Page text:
Their Headmaster, My Ashley Parry, explained that their aim is to achieve Arts Mark Accreditation, an achievement that is reached by “Putting the arts into the heart of the children’s’ learning”. This new project covers a variety of themes, including Song, Drama, Art, Film and Dance. He is proud of how far the children have progressed over such a short time.
The children themselves showed a dedication to this achievement, as each of the choirs were word perfect, with no reference to a script or other aide-memoire and relying entirely on Miss Fitzpatrick’s enthusiastic conducting. She told me that their next project will be to produce a video of them performing music such as Frank Sinatra’s “New York, New York” or other popular tunes of that era. This is a challenge but I’ve no doubt the children and their musical director, through their enthusiasm and dedication, will achieve the required standard in all the items for the accreditation as detailed above.
They are amazing and I wish them well. Thanks to all of them for such an enjoyable, high-standard performance.
Annie, performed by the Mad Hatter’s Junior Group of youngsters between the ages of 4 and 11 was a delight from start to finish.
The story is a well-known one; poor orphan Annie hoping for her parents to come and collect her finding happiness in the end, but with a quite different outcome. This young cast brought an exuberance and freshness to the musical.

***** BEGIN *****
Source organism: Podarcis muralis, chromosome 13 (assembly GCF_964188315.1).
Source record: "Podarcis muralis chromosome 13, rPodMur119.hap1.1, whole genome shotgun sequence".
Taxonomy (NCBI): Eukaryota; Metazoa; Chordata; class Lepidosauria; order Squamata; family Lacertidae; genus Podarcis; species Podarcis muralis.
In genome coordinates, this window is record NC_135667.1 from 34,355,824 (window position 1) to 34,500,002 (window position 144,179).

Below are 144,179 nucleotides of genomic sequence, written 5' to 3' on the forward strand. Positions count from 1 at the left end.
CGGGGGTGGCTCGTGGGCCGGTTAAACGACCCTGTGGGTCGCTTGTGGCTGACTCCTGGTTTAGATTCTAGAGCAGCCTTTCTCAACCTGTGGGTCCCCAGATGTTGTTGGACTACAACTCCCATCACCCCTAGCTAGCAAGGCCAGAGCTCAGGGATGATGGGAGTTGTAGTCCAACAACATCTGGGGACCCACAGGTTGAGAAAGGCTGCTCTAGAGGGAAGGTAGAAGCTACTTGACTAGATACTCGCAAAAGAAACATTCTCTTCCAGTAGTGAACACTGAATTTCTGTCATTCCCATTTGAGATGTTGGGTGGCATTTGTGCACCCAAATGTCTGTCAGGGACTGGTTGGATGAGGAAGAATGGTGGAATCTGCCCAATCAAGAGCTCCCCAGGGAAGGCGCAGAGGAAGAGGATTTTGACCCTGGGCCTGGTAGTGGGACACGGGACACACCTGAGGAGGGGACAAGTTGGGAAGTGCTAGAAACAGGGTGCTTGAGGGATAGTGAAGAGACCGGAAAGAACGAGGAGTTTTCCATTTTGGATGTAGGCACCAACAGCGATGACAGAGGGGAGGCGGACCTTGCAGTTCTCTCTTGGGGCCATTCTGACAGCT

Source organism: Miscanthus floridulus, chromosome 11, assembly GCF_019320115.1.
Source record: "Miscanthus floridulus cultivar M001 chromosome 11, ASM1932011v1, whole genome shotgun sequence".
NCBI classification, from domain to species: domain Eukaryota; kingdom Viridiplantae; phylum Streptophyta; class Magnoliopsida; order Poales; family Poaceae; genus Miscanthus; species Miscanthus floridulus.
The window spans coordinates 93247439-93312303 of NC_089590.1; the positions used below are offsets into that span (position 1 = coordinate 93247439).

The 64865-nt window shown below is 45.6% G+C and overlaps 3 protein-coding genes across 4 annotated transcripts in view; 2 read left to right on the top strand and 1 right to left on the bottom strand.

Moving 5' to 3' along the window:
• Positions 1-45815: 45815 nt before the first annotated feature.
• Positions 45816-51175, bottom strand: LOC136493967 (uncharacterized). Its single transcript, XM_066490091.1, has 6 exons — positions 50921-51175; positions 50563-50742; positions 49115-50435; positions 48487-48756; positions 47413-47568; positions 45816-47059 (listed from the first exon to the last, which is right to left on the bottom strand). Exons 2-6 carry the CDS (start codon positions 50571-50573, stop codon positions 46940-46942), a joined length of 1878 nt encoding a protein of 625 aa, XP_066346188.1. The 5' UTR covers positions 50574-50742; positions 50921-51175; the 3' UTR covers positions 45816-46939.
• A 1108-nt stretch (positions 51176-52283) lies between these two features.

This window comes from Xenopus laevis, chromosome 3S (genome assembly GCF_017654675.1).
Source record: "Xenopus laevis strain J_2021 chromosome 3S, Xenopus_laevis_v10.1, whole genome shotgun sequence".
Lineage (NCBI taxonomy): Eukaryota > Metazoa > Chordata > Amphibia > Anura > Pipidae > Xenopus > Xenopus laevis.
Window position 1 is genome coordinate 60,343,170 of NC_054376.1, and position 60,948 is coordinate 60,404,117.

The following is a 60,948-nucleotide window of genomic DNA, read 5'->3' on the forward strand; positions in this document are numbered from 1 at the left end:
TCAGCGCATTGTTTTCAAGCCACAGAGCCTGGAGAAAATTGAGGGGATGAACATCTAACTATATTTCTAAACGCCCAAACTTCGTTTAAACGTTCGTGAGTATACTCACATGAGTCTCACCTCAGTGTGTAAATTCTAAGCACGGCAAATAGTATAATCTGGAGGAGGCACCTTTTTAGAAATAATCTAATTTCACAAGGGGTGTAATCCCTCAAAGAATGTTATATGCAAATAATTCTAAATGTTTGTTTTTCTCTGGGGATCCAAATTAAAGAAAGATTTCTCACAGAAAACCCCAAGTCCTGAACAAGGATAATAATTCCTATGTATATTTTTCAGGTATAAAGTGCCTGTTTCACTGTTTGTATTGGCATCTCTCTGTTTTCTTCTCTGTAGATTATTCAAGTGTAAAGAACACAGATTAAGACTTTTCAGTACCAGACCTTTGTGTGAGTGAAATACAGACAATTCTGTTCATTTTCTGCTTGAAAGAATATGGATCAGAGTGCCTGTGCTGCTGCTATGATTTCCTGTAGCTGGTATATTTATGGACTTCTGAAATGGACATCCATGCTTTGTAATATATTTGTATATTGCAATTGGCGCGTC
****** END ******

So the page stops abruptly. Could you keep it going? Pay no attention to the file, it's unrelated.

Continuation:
The beginning, with the cast in twos and threes taking it in turn to walk across the stage was greeted with applause by the supportive parents and grandparents in the audience.
The cast acted and sang with confidence. Dances had been choreographed well and the performers were slick and professional. They knew the songs and their dance moves and were able to look confidently at the audience whilst performing – not something you always see with children. I particularly enjoyed the routine for “Hard Knock Life”.
Ama, playing Annie, sang with clarity, confidence and a smile on her face. Most impressive was the song she sang whilst holding a dog on the lead - she didn’t miss a beat! She had good stage presence and showed that she could act as well as sing.